Plus, Enpass’s desktop version is free, and there’s also a free mobile version (although limited), so you can try it out risk-free and see if it’s right for you.
Enpass — Frequently Asked Questions
- Does Enpass have a free version?
- Can I recover my Enpass account?
- Can I share passwords from my Enpass database with other people?
- Does Enpass really work on smartwatches?
Does Enpass have a free version?
Yes. Enpass has a desktop version that is completely free — users get access to all of the features and there are no restrictions whatsoever.
Enpass also has a free mobile version that allows you to store up to 25 passwords — but that’s not really enough for most users. If you’re looking for a free password manager for your phone, LastPass is a better option, as it comes with unlimited password storage.
Can I recover my Enpass account?
No. You can’t recover your Enpass account if you lose either your master password or your Keyfile — which is used as a second factor of verification, although it’s not as secure or intuitive as regular two-factor authentication (2FA).
If you lose your master password or your Keyfile, you need to reset your Enpass account, and then all of your data will be lost.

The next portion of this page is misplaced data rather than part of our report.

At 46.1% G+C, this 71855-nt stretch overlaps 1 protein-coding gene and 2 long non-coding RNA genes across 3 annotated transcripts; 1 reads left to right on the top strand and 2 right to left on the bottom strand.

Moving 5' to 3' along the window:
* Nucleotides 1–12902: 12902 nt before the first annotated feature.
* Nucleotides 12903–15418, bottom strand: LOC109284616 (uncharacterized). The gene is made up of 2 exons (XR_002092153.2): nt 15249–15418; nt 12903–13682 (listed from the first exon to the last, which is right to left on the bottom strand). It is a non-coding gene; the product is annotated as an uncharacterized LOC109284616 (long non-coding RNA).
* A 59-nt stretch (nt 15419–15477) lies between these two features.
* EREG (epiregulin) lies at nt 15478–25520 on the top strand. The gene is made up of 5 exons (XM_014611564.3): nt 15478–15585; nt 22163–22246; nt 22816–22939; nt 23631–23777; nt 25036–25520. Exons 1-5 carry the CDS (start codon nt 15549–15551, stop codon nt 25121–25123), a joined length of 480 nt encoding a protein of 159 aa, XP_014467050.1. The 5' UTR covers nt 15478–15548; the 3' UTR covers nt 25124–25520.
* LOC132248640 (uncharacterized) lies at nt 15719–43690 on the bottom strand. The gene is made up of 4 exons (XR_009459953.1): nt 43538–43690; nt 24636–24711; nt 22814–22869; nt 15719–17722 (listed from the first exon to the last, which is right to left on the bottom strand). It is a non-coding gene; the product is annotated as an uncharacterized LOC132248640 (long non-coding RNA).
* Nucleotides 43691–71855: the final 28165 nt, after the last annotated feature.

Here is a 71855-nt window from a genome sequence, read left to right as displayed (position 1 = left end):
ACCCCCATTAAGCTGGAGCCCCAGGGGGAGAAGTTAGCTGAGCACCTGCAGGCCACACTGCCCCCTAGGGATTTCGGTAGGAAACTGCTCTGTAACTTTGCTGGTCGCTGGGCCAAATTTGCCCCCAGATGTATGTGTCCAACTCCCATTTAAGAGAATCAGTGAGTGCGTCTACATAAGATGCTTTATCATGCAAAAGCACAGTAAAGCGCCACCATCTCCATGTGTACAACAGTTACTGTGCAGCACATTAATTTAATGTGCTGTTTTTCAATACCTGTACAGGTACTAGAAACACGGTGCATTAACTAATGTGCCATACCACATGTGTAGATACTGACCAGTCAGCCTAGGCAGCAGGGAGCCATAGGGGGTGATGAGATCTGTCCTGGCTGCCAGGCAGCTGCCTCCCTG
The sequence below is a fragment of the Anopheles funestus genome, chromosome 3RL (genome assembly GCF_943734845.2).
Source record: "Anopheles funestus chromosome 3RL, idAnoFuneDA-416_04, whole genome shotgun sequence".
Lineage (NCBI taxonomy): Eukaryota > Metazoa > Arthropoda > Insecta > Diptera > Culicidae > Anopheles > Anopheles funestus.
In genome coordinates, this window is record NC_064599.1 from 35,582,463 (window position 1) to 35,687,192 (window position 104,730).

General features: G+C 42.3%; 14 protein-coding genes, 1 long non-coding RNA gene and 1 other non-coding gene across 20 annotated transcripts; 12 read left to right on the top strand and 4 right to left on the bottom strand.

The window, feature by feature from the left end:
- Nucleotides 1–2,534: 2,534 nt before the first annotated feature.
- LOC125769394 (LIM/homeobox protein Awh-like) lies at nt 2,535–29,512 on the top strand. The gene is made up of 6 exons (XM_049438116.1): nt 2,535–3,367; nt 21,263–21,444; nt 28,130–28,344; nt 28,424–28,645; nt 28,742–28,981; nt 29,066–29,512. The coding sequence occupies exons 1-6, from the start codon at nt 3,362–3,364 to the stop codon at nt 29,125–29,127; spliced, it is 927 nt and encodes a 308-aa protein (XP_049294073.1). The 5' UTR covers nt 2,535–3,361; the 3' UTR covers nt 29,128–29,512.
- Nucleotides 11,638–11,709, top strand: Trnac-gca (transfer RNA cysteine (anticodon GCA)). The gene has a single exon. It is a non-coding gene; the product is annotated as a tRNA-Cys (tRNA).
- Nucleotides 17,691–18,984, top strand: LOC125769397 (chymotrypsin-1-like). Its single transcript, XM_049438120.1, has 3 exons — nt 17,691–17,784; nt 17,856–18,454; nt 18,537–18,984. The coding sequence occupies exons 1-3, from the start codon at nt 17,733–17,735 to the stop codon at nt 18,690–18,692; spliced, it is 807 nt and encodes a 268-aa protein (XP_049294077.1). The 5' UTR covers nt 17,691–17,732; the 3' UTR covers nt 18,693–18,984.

If you’re looking for a password manager with multiple recovery options, LastPass is a good choice.
Can I share passwords from my Enpass database with other people?
Yes. Enpass allows unlimited sharing of individual items or vaults. However, when sharing passwords through Enpass, you need to make sure the right settings are turned on, as secure sharing options are turned off by default.
If you want to share a vault, you need to have access to cloud services and share your cloud service login and vault password with the person you’re sharing the vault with.
To be honest, I think Enpass’s sharing features are really bad. The best password managers in 2022 all have better, more secure password sharing features than Enpass.
Does Enpass work on smartwatches?
Yes. Enpass can be used on both the Apple Watch and Android Watch. Enpass pairs with your smartwatch via bluetooth, so you can access your data — like credit card PINs, passwords, and more — without having to reach for your phone. The smartwatch app also has built-in security features to protect data if your smartwatch becomes lost or stolen.
Not many password managers offer smartwatch compatibility, so it’s great that Enpass has options for both iOS and Android users — even with its free version of the mobile app.